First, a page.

Promoting oral health of preschool children using non-dental personnel in rural Sri Lanka
Background: The limited availability of oral health care services and the lack of knowledge on oral health in the population have been documented as contributing factors for poor oral health among preschool children. Aims and Objectives: This study was designed to evaluate the effect of an oral health education intervention, in a Sri Lankan rural setting. The objective was to improve the oral health status among preschool children. Materials and Methods: Mothers and their preschool children who were permanent residents of the area were considered eligible. Two hundred and nineteen mother/child pairs were recruited using a convenience sampling technique. WHO criteria for detecting dental caries and treatment need were used along with modifications suggested by the National Institute for Dental Research. Loe’s plaque index was used on modified Ramfjord teeth to determine the oral hygiene status of preschool children. Mothers were educated on common oral health problems and causes among preschool children. Preventive strategies and available oral health care services were introduced. Their knowledge of healthy food habits, of oral hygiene practices and of opportunities for self-referrals to oral health care facilities was enhanced during the intervention. Pre- and Post-Intervention clinical assessments were performed on children. Data were collected at baseline and 6 months after the intervention. Results: The prevalence of caries was reduced from a mean DMFT of 3.60 to 3.00 (P<0.005) six months after the intervention. The major change was a reduction in the number of non-cavitated lesions, where the mean was lowered to 1.83 from 2.11 (P=0.04). Preschool children not in need of treatment for dental caries increased to more than half (69%) of the sample after 6 months, compared to 54% initially (p=0.564). The need for preventive care decreased from 41% to 19% (p<0.005). The same observation was made for treatment need 5, where the reduction was from 14.6% to 5.9% (p=0.003). Prevalence of plaque was reduced from 86% to 81% post intervention. Conclusion: In conclusion, utilizing non-dental personnel to deliver appropriate education messages can improve the oral health of preschool children.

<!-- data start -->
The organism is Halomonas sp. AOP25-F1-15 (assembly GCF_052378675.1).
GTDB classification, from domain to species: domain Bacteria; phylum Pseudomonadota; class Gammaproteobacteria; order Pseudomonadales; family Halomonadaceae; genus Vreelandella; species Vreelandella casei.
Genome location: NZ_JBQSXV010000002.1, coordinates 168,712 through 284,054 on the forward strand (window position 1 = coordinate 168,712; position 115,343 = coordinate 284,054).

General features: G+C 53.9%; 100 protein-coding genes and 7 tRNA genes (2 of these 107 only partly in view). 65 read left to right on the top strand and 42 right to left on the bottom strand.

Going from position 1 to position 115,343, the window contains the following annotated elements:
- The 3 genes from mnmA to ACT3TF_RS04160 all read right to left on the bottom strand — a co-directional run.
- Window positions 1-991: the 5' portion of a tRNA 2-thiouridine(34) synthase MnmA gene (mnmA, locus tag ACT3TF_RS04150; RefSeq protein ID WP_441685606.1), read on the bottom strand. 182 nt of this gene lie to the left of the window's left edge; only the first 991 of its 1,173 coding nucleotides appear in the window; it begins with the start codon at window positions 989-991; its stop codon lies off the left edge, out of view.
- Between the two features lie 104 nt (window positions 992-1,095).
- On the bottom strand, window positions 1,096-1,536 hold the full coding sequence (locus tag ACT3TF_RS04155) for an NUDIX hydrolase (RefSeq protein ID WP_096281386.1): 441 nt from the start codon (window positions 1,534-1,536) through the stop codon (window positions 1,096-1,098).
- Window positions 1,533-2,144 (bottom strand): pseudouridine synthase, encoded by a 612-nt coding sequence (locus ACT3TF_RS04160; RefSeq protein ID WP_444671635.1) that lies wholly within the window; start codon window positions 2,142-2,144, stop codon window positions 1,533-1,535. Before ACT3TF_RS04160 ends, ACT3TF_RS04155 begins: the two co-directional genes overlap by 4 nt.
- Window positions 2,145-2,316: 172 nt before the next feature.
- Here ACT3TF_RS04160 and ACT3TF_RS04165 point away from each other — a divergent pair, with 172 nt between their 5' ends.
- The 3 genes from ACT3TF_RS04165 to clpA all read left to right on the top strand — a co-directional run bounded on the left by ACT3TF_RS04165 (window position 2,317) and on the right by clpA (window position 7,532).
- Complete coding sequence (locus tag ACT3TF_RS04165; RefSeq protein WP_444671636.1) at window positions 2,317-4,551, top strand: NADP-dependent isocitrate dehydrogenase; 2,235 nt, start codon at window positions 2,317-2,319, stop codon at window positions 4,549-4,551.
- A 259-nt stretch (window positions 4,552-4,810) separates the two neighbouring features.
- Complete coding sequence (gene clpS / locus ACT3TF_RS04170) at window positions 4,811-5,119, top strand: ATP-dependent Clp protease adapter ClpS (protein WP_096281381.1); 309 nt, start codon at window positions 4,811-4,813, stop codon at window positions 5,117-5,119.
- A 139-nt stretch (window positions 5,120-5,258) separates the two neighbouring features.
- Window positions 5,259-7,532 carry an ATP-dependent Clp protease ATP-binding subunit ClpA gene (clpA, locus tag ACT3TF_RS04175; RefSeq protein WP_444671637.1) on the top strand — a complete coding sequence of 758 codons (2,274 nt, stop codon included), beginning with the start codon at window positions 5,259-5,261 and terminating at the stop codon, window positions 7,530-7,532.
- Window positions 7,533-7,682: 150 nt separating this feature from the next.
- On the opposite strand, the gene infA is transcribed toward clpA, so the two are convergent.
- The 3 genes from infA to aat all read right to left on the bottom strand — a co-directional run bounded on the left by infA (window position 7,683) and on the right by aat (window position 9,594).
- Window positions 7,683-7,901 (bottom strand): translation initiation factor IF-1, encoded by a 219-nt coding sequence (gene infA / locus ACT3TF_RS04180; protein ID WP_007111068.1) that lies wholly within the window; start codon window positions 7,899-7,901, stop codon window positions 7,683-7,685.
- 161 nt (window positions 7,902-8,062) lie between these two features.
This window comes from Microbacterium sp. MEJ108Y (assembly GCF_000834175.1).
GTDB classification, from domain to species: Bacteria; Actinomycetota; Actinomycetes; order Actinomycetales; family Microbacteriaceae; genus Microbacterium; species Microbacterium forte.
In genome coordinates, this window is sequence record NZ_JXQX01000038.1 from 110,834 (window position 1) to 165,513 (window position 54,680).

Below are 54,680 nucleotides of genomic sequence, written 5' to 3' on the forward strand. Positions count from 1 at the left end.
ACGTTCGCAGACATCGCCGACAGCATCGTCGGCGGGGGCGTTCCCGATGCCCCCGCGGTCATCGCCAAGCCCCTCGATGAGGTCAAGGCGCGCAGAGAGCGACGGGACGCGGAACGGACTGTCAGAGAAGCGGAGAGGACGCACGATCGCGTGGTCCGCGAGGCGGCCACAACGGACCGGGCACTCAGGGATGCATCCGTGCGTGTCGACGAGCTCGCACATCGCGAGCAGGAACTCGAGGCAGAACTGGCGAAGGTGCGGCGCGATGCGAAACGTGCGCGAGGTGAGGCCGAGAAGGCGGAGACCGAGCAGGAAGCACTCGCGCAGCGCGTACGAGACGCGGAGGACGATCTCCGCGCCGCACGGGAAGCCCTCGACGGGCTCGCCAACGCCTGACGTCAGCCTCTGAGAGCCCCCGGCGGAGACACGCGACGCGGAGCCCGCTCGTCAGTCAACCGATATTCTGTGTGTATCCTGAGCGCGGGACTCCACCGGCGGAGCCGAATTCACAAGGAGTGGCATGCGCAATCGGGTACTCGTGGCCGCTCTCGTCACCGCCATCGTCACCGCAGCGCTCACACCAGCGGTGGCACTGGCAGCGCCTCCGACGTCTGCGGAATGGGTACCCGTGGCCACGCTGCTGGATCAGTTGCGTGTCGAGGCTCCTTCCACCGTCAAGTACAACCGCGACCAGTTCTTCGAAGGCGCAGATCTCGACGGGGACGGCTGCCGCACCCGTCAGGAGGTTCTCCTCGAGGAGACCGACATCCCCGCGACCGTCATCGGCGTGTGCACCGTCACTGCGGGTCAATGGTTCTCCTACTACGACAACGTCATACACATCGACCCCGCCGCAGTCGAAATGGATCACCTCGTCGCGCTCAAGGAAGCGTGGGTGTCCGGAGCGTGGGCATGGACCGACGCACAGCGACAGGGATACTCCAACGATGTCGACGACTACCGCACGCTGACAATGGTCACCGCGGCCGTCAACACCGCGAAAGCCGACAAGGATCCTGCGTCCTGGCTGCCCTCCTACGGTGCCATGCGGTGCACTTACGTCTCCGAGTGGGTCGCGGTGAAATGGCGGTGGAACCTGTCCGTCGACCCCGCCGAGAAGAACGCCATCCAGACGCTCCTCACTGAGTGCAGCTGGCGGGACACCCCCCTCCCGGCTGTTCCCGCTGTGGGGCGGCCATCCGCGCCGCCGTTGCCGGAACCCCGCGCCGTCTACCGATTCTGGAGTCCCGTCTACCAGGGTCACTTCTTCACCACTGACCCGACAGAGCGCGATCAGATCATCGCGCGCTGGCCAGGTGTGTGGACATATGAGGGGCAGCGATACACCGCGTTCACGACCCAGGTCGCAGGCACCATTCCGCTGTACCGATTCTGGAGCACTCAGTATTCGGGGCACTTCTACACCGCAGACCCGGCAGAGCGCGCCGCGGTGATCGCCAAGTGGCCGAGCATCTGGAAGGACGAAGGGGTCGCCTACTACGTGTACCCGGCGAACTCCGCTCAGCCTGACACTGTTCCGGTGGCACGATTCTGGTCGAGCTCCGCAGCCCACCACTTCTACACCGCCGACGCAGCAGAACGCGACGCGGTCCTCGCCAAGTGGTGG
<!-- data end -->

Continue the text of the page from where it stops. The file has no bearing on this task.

World health Organization. Information Series on School Health. Document 6; 1996. [http://www.who.int/hpr] (Accessed 10.06.2014).
Clifford H, Johnson NW, Brown C, Battistutta D: When can oral health education begin? Relative effectiveness of three oral health education strategies starting prepartum. Community Dental Health 2012, 29(2):162-7.
Harrison RL, Wong T: An oral health promotion program for an urban minority population of preschool children. Community Dentistry and Oral Epidemiology 2003, 31:392-99.
Plutzor K, Spencer AJ. Efficacy of an oral health promotion intervention in the prevention of early childhood caries. Community Dentistry and Oral Epidemiology 2008; (36):335-346.
Poutanen RLS, Seppa L, Tolvanen M, Hausen H: Oral health-related knowledge, attitudes, behaviors and family characteristics among Finnish school children with and without active initial caries lesions. Acta Odontologica Scandinavica 2007, 65:87-96.
Ministry of Health Care and Nutrition, Sri Lanka: National Oral Health Survey Report. 2002/2003.
UNICEF Annual Report 2012 for Sri Lanka [http://www.unicef.org/about/annualreport/files/Sri_Lanka_COAR_2012.pdf].
Denuwara HK: Oral Health Status among 3-5 year children attending preschools in Matale DDHS area. MSc Dissertation. University of Ruhuna, Sri Lanka; 1995.
Shahim FN: Factors of risk to Early Childhood Caries in a selected district in Sri Lanka. MD Thesis. University of Colombo, Sri Lanka; 2003.